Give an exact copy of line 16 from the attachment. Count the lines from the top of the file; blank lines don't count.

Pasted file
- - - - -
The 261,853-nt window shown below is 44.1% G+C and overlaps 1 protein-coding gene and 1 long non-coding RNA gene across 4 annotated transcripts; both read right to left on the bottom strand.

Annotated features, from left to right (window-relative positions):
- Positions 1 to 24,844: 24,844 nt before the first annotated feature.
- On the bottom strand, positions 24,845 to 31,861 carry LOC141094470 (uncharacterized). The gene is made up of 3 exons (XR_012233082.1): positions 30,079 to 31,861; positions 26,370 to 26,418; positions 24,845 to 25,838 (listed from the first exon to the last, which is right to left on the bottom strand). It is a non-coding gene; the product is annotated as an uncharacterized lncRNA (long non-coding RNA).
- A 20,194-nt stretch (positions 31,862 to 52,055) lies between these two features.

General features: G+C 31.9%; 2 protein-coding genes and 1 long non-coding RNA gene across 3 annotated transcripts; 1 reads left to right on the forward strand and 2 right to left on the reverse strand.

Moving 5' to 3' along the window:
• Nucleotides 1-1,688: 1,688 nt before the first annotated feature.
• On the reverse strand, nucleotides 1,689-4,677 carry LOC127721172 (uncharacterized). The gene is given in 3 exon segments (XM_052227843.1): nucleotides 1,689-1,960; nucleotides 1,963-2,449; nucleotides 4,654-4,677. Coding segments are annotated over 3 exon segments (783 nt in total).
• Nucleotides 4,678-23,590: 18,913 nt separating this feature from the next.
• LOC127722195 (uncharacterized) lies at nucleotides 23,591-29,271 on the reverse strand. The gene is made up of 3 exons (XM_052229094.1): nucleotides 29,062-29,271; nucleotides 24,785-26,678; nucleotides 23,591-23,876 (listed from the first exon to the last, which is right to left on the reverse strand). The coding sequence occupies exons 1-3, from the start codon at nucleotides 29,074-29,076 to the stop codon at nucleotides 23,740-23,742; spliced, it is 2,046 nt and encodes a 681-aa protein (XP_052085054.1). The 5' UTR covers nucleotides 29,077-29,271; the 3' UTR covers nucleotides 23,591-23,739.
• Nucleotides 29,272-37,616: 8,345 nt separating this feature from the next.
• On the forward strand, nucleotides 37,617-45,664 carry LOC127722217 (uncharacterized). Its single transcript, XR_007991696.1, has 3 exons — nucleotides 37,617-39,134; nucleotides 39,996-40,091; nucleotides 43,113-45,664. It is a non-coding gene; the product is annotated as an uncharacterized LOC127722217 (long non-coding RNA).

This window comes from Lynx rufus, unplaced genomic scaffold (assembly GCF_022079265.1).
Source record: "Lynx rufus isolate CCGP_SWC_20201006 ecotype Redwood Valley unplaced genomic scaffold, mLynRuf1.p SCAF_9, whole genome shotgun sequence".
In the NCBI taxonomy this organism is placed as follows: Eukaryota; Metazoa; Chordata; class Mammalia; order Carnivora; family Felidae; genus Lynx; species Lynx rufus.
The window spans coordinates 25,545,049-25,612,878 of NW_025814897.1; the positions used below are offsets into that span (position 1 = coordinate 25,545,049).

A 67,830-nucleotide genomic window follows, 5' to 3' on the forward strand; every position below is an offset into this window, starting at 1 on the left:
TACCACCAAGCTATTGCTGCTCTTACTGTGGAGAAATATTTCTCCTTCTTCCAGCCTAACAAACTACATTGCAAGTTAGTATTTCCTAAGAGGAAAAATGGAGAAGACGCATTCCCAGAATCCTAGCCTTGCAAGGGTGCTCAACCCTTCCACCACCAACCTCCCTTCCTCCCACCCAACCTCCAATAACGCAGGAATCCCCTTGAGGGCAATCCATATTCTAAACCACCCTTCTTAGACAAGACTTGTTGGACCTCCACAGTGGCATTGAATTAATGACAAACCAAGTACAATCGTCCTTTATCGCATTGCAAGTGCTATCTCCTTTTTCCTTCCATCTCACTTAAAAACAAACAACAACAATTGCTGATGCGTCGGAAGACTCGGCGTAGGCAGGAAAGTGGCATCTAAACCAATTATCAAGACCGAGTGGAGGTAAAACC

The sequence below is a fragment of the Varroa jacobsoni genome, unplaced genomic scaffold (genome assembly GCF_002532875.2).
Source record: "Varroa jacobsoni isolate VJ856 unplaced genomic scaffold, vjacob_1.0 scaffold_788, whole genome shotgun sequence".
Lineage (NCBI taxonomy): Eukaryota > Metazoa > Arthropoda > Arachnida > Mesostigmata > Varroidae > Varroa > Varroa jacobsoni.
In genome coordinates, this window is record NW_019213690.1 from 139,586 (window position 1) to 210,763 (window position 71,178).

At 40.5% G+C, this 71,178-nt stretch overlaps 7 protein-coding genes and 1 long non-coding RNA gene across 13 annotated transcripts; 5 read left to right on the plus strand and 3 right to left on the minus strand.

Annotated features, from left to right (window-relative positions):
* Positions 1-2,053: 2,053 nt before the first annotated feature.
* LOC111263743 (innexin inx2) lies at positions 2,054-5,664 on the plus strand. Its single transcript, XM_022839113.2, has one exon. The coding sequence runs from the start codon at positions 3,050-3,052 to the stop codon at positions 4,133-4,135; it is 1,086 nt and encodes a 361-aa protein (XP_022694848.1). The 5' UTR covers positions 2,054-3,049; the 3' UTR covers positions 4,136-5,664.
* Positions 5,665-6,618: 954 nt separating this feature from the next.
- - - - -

In the NCBI taxonomy this organism is placed as follows: Eukaryota; Metazoa; Chordata; class Mammalia; order Carnivora; family Felidae; genus Lynx; species Lynx rufus.